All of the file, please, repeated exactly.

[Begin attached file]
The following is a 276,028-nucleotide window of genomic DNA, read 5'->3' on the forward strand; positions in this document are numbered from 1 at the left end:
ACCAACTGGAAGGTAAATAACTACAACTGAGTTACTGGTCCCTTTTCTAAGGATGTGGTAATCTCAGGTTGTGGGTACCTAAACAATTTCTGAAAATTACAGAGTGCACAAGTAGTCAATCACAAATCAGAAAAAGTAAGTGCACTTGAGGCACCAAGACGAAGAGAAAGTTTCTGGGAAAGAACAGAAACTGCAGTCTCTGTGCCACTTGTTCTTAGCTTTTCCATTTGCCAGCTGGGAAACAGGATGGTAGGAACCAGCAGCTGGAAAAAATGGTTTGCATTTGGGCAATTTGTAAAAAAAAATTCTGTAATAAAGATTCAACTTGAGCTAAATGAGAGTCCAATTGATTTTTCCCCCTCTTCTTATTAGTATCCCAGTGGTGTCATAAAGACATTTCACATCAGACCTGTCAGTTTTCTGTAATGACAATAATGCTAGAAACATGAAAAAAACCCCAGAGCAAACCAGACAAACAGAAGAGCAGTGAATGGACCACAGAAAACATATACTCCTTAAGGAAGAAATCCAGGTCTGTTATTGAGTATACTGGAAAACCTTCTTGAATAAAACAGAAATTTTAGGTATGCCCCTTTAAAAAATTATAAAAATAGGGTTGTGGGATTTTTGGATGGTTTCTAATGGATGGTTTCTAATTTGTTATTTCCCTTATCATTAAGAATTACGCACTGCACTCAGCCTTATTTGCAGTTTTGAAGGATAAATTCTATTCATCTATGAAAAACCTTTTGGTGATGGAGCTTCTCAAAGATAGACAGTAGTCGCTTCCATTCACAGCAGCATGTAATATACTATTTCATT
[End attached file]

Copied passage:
The following is a 276,028-nucleotide window of genomic DNA, read 5'->3' on the forward strand; positions in this document are numbered from 1 at the left end:
ACCAACTGGAAGGTAAATAACTACAACTGAGTTACTGGTCCCTTTTCTAAGGATGTGGTAATCTCAGGTTGTGGGTACCTAAACAATTTCTGAAAATTACAGAGTGCACAAGTAGTCAATCACAAATCAGAAAAAGTAAGTGCACTTGAGGCACCAAGACGAAGAGAAAGTTTCTGGGAAAGAACAGAAACTGCAGTCTCTGTGCCACTTGTTCTTAGCTTTTCCATTTGCCAGCTGGGAAACAGGATGGTAGGAACCAGCAGCTGGAAAAAATGGTTTGCATTTGGGCAATTTGTAAAAAAAAATTCTGTAATAAAGATTCAACTTGAGCTAAATGAGAGTCCAATTGATTTTTCCCCCTCTTCTTATTAGTATCCCAGTGGTGTCATAAAGACATTTCACATCAGACCTGTCAGTTTTCTGTAATGACAATAATGCTAGAAACATGAAAAAAACCCCAGAGCAAACCAGACAAACAGAAGAGCAGTGAATGGACCACAGAAAACATATACTCCTTAAGGAAGAAATCCAGGTCTGTTATTGAGTATACTGGAAAACCTTCTTGAATAAAACAGAAATTTTAGGTATGCCCCTTTAAAAAATTATAAAAATAGGGTTGTGGGATTTTTGGATGGTTTCTAATGGATGGTTTCTAATTTGTTATTTCCCTTATCATTAAGAATTACGCACTGCACTCAGCCTTATTTGCAGTTTTGAAGGATAAATTCTATTCATCTATGAAAAACCTTTTGGTGATGGAGCTTCTCAAAGATAGACAGTAGTCGCTTCCATTCACAGCAGCATGTAATATACTATTTCATT